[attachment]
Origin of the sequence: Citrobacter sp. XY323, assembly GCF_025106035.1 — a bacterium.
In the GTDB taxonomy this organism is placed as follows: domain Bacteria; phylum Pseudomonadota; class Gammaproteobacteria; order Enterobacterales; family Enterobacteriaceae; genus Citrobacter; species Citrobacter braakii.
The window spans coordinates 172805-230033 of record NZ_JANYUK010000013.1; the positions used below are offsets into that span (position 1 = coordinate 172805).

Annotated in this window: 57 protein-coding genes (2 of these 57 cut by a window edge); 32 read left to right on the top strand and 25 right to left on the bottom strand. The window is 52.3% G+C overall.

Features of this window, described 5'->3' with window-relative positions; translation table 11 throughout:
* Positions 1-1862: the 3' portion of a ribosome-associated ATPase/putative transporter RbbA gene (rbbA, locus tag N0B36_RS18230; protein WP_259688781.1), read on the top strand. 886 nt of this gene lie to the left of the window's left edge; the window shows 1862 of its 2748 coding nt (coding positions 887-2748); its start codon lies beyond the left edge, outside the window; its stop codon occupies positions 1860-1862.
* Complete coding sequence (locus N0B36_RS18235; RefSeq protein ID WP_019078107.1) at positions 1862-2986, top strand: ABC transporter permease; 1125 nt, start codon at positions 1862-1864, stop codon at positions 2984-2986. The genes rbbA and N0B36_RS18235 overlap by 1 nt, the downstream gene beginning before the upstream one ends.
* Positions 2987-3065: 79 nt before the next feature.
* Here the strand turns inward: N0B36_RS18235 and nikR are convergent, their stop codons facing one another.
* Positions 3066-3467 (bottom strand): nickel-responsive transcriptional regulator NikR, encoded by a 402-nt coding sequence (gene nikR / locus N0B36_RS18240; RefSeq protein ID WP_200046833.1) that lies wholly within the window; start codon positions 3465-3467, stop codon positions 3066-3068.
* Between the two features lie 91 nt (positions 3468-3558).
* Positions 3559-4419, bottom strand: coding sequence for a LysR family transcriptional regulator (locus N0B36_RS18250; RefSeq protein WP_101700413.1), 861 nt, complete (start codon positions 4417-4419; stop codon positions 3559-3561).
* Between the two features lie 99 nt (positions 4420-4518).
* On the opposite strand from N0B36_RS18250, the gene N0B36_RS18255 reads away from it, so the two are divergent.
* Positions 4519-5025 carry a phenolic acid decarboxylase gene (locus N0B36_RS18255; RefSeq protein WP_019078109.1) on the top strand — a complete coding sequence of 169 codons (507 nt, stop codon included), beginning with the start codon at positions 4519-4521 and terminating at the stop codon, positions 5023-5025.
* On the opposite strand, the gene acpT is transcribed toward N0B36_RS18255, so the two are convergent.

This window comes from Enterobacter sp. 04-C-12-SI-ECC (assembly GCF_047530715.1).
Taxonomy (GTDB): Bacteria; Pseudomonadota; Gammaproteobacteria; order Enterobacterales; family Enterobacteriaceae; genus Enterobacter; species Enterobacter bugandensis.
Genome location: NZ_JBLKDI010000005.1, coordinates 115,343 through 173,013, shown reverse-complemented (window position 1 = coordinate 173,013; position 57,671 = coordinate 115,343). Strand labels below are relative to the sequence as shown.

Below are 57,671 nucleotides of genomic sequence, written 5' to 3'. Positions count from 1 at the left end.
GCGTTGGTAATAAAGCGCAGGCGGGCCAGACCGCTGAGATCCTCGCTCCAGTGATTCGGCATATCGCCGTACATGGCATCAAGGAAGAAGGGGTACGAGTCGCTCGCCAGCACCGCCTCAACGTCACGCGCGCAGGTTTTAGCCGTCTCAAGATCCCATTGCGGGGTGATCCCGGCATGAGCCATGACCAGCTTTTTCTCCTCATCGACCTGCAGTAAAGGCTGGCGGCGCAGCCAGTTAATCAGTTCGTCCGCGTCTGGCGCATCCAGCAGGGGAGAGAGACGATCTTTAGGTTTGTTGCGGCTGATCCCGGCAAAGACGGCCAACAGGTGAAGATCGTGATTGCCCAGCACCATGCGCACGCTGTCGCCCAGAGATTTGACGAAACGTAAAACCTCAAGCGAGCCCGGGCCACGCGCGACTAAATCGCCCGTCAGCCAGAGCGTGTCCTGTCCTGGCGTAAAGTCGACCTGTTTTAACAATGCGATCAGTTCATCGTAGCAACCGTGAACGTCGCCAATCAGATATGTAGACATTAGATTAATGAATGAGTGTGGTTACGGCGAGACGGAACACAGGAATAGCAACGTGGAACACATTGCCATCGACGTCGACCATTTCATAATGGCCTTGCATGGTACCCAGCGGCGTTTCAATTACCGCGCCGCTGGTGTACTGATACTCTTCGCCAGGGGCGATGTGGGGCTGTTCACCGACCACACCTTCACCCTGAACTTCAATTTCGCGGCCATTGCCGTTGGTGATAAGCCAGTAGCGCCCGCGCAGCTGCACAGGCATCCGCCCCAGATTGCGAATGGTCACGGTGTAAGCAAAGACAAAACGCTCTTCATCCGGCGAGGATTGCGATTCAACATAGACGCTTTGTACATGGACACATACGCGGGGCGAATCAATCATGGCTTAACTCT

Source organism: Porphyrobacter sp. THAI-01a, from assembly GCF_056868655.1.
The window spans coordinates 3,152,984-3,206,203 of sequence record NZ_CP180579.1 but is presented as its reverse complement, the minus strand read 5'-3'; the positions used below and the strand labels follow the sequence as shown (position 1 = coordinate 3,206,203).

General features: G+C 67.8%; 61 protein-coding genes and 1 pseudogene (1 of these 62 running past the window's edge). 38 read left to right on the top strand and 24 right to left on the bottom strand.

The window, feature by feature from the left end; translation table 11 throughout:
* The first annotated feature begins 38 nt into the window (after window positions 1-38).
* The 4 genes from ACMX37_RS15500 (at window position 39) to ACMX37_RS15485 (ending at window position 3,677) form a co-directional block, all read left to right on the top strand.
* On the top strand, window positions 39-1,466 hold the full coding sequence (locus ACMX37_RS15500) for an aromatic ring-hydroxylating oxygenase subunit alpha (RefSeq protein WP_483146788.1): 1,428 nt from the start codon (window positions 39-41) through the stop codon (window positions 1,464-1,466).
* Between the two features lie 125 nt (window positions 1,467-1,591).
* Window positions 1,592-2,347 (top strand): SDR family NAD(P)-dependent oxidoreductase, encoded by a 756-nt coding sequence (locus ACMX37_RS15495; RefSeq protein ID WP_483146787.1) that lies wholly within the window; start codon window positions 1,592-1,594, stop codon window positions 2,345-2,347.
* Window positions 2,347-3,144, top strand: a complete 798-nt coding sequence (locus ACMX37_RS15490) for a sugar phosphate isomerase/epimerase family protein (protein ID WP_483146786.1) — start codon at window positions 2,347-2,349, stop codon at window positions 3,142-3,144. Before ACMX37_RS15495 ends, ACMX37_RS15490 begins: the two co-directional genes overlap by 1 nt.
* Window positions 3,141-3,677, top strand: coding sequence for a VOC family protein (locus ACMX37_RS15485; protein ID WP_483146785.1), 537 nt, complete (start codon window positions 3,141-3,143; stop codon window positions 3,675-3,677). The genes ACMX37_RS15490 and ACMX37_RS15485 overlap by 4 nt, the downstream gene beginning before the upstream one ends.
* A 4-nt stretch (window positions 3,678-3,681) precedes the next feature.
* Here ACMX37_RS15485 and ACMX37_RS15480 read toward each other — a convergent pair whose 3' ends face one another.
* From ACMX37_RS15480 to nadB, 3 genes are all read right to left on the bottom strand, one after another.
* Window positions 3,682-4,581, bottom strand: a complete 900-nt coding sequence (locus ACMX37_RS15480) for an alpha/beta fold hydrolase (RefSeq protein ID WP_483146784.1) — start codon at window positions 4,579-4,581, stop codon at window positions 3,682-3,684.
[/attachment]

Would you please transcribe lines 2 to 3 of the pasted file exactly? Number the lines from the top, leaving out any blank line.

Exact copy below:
In the GTDB taxonomy this organism is placed as follows: domain Bacteria; phylum Pseudomonadota; class Gammaproteobacteria; order Enterobacterales; family Enterobacteriaceae; genus Citrobacter; species Citrobacter braakii.
The window spans coordinates 172805-230033 of record NZ_JANYUK010000013.1; the positions used below are offsets into that span (position 1 = coordinate 172805).